As mentioned in my previous post, noise from the ADXL335 accelerometer readings result in flickering light. And I don't want that.
(Read the entire post to see chart comparisons of the two filtering methods.)
I got the PCBs yesterday and promptly set about assembling one. The really interesting part of that, of course, was whether it was possible to hand-solder the LFCSP ADXL335 accelerometer ("lead frame chip scale package" – who comes up with these names?).
It turned out it was, in fact, possible. The bottom pad is not soldered, of course, and even though I had made the pads longer to be able to reach them with the soldering iron it was still kinda tricky. But it worked. In first attempt, even.
And the little tumbler thingie works perfectly! (I'll post a video.)
But I need to tweak the firmware a bit. The sensor data from the accelerometer has quite a bit of noise and this results in too flickering light. So I will need to implement a filter of some sort. Either a moving-average filter or a simple low-pass filter. And maybe also some way of "snapping" to 0, 0.5 and 1 values in order to get more "clean" colors. Stay tuned…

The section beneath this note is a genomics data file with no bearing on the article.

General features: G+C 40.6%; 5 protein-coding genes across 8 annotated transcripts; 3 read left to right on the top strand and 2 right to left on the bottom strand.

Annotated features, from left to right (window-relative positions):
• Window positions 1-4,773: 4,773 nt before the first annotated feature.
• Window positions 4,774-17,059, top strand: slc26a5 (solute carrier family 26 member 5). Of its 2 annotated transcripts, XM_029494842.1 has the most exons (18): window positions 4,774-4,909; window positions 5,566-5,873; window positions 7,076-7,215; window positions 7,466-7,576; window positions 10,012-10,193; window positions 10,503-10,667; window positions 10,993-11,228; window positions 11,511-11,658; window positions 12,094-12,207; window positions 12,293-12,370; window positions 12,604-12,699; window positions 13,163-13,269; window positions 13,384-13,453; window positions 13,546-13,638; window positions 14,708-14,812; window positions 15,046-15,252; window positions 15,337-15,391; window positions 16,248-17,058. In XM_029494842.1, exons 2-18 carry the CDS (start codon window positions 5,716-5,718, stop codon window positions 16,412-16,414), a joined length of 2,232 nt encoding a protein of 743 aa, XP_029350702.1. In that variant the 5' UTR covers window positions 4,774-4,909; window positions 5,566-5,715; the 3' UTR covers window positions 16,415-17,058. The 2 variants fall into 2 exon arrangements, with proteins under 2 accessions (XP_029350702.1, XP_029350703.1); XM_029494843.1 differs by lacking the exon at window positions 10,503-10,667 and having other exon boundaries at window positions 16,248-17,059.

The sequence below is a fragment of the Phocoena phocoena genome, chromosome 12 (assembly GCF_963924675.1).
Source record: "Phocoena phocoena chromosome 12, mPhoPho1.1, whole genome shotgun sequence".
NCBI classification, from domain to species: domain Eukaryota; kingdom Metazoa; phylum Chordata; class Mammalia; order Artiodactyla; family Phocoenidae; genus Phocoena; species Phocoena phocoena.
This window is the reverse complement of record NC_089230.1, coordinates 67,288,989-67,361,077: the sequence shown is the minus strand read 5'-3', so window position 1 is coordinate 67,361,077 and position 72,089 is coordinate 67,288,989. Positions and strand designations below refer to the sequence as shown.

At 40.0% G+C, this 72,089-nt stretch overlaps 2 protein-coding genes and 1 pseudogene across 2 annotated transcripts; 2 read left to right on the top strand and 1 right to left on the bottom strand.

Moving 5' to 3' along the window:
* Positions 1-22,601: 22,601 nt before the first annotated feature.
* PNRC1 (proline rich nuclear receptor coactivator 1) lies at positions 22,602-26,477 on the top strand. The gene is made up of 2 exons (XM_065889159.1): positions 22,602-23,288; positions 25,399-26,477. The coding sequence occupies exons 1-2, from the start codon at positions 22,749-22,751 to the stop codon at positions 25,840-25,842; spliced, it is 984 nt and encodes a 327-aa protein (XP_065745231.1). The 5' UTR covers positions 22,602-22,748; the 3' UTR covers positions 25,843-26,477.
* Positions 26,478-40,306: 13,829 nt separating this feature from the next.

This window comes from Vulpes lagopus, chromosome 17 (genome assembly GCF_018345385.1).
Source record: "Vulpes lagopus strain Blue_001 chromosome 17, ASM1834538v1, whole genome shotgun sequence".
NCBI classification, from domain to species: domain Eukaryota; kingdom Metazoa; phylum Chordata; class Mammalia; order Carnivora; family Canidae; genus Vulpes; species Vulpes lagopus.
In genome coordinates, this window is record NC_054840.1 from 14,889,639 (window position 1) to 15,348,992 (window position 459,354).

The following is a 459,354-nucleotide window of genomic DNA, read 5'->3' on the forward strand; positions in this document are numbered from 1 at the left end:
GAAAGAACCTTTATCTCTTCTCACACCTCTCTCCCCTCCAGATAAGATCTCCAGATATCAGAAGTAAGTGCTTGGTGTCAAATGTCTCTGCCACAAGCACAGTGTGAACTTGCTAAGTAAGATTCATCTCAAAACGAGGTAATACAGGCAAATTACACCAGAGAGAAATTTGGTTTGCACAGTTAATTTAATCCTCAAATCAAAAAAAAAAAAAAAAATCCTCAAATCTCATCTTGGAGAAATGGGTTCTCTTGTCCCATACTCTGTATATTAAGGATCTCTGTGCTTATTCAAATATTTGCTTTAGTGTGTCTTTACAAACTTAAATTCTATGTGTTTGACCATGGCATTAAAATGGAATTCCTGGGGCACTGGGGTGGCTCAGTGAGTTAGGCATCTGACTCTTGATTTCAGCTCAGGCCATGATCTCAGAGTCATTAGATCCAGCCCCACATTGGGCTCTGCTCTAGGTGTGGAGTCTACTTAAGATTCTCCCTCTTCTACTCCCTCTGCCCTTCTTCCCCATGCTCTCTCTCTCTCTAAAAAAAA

For a new project I thought I'd like to do some RGB LED stuff. And I got the idea of making a small circuit (small enough to be put inside a ping-pong ball) that controlled one (or more) RGB LEDs from its physical orientation. Simply put, acceleration on the X, Y and Z axes would translate to intensity of the red, green and blue LED. And since there is always an acceleration of 1G towards the center of the Earth (also known as "gravity"), the color of the RGB LED would depend on its orientation.
So the system will comprise the following "blocks":
- 3 axis accelerometer
- LED driver. Or maybe the LEDs can be controlled directly from the MCU.
- RGB LED. One or two.
When looking for parts there's a few things to keep in mind:
- Size matters. It must be as small as possible. I only recently started working with SMD components but already I can't imagine having to deal with those clunky, Soviet tractor-like through-hole components. But I still haven't gone all the way into reflow soldering. So I'm looking for primarily SOIC, TSSOP and TQFP packages. QFN packages are actually possible to hand-solder but it's not fun at all and LGA and BGA are pretty much impossible. For many-pin devices, SOIC is actually kinda big with their huge 1.27 mm pitch and 0.5 mm pitch TSSOP would be preferable.
- Power. As little as possible. I plan on running everything off a single 3V coin cell so voltage should be 2.7 to 3 volts and amps should be as few as at all possible.
- Availability. I much prefer to be able to get everything from one, local provider.
So off to the intertubes for some Googling…